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Does Your Long-Term Disability Result From a Pre-Existing Condition?

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Our clients from all over the California Bay Area, including San Francisco, Oakland, and San Jose, have long-term disability policies that contain pre-existing condition exclusions.  Many claimants need an attorney to analyze whether or not their disability results from a pre-existing condition.  Although the terms of an employer-provided disability plan will vary, if your disability meets the conditions below, it’s possible that a pre-existing condition exclusion may apply to you.

  • You became disabled within 12-24 months of becoming covered under your employer’s long-term disability plan.
  • In the 3-6 months before you became covered under the long-term disability policy, you received medical care or treatment for the condition which is causing your disability.

It’s important that you obtain and review your policy terms to see exactly what conditions apply to your claim.  Sometimes, an undiagnosed condition may be considered pre-existing if you received care or treatment for the underlying symptoms during the relevant time period.  But not always.  In a recent court decision, Langdon v. Principal Life Ins. Co., No. 14-CV-6980, 2016 WL 4720025 (N.D. Ill. Sept. 9, 2016), the court determined that Principal Life Insurance Company abused its discretion in denying Langdon’s claim for long-term disability benefits by concluding that his squamous cell carcinoma was a preexisting condition that was not covered under the group policy.  Langdon was not diagnosed with throat cancer until after he had coverage under the policy.  However, just before he had coverage, Langdon saw several doctors who examined and treated the swelling on his neck that was later diagnosed as squamous cell carcinoma.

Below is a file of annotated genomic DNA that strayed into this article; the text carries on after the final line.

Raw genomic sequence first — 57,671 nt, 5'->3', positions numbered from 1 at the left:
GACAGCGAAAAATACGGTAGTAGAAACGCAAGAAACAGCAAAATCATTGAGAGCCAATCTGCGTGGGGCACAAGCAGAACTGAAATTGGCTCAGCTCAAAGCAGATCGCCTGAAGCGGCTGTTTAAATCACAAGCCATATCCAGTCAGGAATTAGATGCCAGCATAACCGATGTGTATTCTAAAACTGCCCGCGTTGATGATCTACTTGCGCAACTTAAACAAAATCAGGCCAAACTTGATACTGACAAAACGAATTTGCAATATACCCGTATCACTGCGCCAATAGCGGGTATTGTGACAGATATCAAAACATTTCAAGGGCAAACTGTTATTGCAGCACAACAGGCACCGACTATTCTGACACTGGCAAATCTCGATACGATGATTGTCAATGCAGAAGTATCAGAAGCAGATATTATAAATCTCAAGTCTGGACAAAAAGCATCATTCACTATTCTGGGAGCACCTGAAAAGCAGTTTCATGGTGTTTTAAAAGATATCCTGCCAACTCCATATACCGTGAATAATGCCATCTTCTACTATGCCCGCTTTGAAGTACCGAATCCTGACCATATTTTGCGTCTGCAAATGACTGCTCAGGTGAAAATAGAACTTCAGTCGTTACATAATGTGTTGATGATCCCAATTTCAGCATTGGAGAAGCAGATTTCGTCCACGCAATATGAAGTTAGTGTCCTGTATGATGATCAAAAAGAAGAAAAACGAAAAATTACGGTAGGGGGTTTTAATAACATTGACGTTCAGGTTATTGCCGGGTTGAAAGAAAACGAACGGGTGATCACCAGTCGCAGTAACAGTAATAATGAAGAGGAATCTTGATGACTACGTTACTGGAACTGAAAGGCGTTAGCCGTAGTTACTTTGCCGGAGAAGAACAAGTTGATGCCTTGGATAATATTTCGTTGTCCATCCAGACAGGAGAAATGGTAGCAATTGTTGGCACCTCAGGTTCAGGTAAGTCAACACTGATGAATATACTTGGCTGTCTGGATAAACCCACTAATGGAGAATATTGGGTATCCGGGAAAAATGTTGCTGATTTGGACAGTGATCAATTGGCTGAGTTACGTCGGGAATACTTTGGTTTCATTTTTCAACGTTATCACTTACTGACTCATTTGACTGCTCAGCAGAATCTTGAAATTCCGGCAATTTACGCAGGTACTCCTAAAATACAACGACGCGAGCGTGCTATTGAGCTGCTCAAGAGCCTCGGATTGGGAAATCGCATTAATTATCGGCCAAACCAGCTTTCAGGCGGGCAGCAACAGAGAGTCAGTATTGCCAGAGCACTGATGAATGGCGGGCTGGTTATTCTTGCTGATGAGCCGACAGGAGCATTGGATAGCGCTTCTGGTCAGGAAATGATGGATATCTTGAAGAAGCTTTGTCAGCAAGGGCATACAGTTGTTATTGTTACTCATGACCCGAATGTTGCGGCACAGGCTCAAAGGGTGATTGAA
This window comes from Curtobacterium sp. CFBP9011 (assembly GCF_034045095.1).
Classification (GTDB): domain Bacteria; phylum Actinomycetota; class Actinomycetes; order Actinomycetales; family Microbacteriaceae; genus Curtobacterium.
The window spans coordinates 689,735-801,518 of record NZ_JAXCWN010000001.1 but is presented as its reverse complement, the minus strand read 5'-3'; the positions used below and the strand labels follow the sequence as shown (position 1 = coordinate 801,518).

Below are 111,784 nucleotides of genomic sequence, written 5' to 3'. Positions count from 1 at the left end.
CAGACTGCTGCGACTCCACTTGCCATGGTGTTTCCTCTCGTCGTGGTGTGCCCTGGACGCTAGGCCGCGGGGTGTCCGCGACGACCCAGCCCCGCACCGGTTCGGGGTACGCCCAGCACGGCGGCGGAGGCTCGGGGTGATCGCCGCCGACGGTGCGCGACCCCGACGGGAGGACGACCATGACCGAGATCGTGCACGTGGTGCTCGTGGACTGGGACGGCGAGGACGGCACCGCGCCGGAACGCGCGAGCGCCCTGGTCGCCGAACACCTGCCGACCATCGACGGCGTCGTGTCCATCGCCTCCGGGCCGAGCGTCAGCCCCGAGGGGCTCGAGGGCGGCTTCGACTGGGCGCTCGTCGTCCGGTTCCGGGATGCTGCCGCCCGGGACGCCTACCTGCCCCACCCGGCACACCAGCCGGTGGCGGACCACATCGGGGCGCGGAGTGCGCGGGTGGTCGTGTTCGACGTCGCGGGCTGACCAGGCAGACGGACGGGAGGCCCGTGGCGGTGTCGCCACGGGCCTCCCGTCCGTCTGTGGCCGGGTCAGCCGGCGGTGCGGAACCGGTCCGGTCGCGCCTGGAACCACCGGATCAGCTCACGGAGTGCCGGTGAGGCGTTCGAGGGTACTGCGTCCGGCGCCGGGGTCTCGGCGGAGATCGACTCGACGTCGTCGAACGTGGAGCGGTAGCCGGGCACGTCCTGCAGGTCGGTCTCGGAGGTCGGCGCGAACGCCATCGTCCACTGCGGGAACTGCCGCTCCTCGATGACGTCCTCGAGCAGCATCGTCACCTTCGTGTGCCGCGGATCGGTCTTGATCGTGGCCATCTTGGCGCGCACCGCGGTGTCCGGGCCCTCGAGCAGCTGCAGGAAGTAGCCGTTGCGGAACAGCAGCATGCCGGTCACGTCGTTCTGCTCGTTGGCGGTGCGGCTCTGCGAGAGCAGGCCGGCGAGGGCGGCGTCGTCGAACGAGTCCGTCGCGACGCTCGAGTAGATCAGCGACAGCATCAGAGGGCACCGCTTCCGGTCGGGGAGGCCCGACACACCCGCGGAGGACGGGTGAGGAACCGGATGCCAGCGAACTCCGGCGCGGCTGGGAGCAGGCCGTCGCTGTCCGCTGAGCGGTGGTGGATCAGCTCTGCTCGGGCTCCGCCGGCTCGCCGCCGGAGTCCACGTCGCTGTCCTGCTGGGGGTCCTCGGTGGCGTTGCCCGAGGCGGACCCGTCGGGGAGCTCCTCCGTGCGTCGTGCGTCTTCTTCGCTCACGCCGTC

Not everyone is as fortunate as Langdon.  In Wilkerson v. Riffage.com Disability Income Prot. Program, 303 F. App’x 408, 409 (9th Cir. 2008), the Ninth Circuit Court of Appeals affirmed the district court’s determination that Sun Life did not err by finding that Wilkerson’s multiple sclerosis was a pre-existing condition under the long-term disability plan.  In this case, Wilkerson acknowledged that her primary disabling condition is multiple sclerosis and that multiple sclerosis constitutes a pre-existing condition under the Sun Life LTD Plan. Because there was no question that Wilkerson’s multiple sclerosis substantially contributed to her disability, Sun Life was not precluded from applying its pre-existing condition exclusion to Wilkerson’s disability, regardless of whether her later conditions were also substantial contributors.

If you have a long-term disability policy and became unable to work within the first two years of coverage, you should consult with an experienced ERISA attorney to help you determine whether or not you have an excluded disability.

 

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